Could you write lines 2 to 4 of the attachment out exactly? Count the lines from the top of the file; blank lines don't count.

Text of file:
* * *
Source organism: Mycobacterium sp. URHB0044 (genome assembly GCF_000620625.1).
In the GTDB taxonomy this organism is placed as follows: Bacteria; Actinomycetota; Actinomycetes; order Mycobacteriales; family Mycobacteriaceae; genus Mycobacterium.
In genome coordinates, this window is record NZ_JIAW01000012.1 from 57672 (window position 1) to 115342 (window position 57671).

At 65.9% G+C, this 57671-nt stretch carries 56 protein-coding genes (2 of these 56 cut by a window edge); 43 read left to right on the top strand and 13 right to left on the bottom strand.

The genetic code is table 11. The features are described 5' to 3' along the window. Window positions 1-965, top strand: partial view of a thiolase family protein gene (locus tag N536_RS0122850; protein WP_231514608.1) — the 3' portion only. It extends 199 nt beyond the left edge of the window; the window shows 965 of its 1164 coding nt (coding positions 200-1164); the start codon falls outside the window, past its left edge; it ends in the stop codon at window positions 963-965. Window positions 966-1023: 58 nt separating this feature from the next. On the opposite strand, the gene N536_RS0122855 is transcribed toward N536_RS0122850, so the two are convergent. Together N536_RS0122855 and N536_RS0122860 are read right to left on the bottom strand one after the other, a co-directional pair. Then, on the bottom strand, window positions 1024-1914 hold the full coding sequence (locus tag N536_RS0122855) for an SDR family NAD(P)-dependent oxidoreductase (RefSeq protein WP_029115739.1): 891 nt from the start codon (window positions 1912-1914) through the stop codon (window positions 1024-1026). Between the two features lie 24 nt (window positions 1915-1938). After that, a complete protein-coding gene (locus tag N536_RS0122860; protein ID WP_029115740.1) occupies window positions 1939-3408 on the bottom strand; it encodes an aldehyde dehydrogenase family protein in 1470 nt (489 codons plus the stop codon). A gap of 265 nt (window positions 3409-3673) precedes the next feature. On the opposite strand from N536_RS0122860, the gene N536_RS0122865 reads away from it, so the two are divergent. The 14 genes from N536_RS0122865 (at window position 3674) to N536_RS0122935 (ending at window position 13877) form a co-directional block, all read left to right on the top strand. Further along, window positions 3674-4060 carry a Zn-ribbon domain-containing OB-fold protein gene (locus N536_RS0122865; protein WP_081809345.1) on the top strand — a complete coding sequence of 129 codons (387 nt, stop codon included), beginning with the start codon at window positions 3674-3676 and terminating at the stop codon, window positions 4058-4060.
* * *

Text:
In the GTDB taxonomy this organism is placed as follows: Bacteria; Actinomycetota; Actinomycetes; order Mycobacteriales; family Mycobacteriaceae; genus Mycobacterium.
In genome coordinates, this window is record NZ_JIAW01000012.1 from 57672 (window position 1) to 115342 (window position 57671).

At 65.9% G+C, this 57671-nt stretch carries 56 protein-coding genes (2 of these 56 cut by a window edge); 43 read left to right on the top strand and 13 right to left on the bottom strand.